# Linear Algebra Discipline

Since the sum of moments on the left of each balance equals the sum of moments on the right (the moment of an object is it is mass times its distance from the balance point), the two balances give this system of two equations (Hefferon).

The second example of a linear system is from Chemistry. We can mix, under controlled conditions, toluene C7H8 and nitric acid HNO3 to produce trinitrotoluene C7H5O6N3 along with the byproduct water (conditions have to be controlled very well, indeed-trinitrotoluene is better known as TNT). In what proportion should those components be mixed

Our next example is about solving a riddle. There are two groups of people X and Y having a certain number of persons in each group. If a person from X leaves to join Y then Y becomes double of X. If a person leaves Y to join X then they both become equal to each other. How many persons are there in each group

The objective is to determine if such a system of linear equations has a solution or not. That is to find out if there exist values of x1 to xn which when fed into this equation will simultaneously satisfy all the equations. If true then the system is said to be consistent or else it is inconsistent (Matthews).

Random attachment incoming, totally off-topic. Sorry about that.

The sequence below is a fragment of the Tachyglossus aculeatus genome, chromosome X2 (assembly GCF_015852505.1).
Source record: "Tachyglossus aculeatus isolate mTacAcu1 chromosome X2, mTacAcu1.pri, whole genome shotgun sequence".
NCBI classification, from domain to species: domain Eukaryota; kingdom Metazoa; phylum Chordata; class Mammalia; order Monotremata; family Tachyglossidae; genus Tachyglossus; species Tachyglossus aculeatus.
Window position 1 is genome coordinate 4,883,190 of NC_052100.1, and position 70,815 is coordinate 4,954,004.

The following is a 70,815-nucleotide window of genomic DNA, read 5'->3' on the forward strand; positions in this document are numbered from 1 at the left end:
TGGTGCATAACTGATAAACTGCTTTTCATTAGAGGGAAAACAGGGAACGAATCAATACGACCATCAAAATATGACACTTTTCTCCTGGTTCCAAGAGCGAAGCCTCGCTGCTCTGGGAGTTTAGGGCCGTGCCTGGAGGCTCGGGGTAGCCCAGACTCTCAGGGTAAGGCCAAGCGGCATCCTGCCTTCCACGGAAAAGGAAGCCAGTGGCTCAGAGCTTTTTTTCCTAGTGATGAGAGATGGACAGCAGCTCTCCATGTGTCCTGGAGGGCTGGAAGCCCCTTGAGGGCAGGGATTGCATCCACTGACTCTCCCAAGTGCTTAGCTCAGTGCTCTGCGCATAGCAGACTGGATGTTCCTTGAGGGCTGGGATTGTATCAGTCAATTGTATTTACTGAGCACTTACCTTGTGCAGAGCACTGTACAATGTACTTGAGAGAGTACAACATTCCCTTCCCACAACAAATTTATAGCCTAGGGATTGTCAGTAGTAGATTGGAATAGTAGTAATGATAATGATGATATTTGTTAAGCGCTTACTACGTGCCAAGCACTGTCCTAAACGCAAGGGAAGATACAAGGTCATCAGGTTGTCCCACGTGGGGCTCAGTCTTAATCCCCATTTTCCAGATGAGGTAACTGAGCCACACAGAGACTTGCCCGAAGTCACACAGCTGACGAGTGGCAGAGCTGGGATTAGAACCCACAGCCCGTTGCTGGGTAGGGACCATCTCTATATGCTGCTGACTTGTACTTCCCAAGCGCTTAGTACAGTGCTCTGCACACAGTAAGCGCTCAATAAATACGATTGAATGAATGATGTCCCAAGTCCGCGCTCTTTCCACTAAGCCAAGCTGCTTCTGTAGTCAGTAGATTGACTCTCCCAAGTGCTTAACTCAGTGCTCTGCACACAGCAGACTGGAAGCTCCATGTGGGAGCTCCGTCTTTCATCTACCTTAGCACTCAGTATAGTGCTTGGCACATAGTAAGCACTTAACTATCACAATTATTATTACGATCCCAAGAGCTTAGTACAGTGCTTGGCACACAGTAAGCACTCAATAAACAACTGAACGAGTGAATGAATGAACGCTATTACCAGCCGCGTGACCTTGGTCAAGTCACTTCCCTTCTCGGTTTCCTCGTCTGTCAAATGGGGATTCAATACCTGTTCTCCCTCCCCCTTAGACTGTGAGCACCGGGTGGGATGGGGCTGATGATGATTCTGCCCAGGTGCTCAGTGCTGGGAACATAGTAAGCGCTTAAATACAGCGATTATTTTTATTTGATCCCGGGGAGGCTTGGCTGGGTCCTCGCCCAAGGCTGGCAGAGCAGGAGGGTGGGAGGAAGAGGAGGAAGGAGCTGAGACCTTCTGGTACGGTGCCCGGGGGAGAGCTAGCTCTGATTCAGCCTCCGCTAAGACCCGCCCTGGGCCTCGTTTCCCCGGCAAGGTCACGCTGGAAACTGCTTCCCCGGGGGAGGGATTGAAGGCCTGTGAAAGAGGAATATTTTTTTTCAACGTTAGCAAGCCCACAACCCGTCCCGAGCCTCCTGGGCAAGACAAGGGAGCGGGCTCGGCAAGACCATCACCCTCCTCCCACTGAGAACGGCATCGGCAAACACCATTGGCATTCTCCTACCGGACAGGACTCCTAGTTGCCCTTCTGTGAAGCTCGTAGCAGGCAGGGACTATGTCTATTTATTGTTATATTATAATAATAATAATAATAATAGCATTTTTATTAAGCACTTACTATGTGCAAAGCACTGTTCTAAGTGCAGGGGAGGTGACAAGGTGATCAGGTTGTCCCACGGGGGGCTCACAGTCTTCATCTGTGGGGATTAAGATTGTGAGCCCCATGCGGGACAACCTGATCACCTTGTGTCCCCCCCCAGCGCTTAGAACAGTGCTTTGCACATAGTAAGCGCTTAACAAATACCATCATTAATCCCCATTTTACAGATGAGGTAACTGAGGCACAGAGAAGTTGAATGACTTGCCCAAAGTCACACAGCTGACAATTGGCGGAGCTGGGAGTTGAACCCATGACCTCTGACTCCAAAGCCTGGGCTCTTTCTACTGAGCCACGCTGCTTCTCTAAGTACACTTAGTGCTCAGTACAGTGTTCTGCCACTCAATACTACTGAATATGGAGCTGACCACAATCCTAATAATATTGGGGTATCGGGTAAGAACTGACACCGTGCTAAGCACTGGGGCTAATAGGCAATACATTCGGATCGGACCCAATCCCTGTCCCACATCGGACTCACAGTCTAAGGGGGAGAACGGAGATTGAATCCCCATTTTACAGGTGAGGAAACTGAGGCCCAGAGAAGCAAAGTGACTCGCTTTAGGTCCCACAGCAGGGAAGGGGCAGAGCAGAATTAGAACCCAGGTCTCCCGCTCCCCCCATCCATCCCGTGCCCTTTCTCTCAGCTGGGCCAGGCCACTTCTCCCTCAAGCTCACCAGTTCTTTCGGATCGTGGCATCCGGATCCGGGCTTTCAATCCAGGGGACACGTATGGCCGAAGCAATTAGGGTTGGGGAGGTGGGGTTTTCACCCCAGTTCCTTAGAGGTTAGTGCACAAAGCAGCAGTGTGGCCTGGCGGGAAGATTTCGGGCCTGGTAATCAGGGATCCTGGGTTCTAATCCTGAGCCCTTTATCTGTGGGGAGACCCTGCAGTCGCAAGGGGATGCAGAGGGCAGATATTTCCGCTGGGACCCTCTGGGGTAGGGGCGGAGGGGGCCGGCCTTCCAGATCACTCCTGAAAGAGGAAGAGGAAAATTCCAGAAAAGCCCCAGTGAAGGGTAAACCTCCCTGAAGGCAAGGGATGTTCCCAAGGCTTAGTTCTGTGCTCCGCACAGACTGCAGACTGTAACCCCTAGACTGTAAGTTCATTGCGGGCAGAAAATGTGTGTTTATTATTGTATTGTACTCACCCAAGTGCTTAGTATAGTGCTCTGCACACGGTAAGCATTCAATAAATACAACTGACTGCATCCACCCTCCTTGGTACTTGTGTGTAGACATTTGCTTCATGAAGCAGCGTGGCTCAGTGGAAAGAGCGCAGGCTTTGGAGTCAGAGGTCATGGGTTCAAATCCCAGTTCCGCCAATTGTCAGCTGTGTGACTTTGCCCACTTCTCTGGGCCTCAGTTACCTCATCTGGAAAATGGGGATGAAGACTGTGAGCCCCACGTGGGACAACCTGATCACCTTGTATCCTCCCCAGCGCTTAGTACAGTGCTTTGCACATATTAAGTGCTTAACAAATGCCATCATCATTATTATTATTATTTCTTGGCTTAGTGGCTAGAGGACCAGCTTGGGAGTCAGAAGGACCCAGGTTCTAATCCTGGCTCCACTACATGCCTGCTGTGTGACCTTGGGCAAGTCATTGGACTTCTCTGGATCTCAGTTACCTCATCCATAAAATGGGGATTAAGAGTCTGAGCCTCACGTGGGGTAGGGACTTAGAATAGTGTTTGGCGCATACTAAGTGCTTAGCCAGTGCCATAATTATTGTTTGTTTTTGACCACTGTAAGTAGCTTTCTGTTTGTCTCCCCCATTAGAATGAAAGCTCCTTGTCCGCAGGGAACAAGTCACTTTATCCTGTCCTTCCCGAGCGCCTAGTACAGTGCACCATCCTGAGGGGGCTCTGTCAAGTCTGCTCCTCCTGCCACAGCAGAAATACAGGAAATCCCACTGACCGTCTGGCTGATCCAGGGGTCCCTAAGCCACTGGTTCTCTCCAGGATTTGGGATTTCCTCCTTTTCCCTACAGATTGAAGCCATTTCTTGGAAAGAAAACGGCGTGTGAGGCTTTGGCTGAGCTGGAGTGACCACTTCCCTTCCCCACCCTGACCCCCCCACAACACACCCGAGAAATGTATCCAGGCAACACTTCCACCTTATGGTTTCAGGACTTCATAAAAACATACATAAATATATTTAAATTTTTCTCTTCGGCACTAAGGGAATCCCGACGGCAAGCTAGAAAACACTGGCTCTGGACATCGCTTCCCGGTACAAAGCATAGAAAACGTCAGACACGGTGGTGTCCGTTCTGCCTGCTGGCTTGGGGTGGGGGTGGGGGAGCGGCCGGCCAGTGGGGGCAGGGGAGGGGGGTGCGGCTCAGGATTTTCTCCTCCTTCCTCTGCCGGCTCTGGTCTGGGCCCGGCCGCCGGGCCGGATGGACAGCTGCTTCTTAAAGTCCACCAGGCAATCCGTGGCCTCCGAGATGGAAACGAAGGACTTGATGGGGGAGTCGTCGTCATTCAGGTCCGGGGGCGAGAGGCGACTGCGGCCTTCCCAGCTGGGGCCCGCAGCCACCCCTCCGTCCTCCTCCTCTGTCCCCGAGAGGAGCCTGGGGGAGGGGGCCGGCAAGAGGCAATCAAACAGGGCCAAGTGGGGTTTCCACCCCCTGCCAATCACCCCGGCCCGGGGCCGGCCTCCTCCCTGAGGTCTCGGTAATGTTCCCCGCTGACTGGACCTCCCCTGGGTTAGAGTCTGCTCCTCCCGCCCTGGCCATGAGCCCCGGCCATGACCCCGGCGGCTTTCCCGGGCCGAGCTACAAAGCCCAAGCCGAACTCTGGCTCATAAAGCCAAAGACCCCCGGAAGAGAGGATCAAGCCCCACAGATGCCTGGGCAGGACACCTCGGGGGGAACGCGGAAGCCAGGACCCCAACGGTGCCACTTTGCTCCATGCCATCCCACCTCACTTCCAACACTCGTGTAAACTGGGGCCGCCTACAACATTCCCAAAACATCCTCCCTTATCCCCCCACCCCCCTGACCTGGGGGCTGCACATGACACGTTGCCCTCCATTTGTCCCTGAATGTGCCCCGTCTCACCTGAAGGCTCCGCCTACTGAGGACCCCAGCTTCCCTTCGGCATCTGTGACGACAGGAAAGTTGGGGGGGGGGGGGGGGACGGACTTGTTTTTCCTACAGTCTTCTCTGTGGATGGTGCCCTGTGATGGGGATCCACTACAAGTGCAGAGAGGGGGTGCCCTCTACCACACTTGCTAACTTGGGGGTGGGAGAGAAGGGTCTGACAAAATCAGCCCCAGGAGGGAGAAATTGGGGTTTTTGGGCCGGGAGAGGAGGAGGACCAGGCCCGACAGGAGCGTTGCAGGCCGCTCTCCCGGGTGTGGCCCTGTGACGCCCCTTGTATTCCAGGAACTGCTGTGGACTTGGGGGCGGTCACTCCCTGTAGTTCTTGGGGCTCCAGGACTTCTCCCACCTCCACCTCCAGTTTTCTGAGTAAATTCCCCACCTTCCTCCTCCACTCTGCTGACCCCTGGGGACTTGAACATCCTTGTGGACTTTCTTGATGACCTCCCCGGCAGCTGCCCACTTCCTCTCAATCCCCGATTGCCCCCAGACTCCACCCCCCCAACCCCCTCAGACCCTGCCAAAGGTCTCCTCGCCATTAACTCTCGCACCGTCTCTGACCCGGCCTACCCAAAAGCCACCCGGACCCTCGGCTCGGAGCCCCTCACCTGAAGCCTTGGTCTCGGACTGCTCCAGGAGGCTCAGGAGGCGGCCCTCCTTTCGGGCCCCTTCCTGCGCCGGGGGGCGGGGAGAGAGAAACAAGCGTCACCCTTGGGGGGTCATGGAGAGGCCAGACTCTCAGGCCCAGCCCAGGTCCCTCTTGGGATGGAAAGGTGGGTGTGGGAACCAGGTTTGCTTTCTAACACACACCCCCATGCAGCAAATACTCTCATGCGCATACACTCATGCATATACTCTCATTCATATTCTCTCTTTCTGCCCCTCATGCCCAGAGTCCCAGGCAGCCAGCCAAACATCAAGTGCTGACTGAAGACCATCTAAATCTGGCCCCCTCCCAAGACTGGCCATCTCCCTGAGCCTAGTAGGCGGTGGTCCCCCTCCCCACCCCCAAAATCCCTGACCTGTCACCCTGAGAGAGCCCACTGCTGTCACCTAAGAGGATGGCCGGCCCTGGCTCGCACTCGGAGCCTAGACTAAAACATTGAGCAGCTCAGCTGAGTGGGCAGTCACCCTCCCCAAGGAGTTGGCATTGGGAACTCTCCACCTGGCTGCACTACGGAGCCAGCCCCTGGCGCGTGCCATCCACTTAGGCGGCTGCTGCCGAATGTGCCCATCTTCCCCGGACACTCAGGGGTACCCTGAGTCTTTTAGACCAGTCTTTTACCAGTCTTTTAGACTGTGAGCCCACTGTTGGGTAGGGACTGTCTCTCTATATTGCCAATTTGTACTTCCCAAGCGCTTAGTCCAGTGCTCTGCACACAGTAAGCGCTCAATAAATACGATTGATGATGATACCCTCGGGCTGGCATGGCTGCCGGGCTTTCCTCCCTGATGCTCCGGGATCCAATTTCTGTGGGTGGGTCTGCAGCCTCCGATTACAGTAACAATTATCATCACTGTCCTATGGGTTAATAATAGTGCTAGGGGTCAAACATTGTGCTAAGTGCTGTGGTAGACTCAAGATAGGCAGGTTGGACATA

The matrix is called the coefficient matrix of the system of equations as it only has the coefficients of variables listed in it. If this matrix were also to include the constants involved in the equations then it would be called an augmented matrix of the system and. .

Three elementary row operations can be performed on matrices which do not affect the solution of linear equations.

1. Interchanging two rows

2. Multiplying a row by a non-zero number

3. Adding a multiple of one row to another .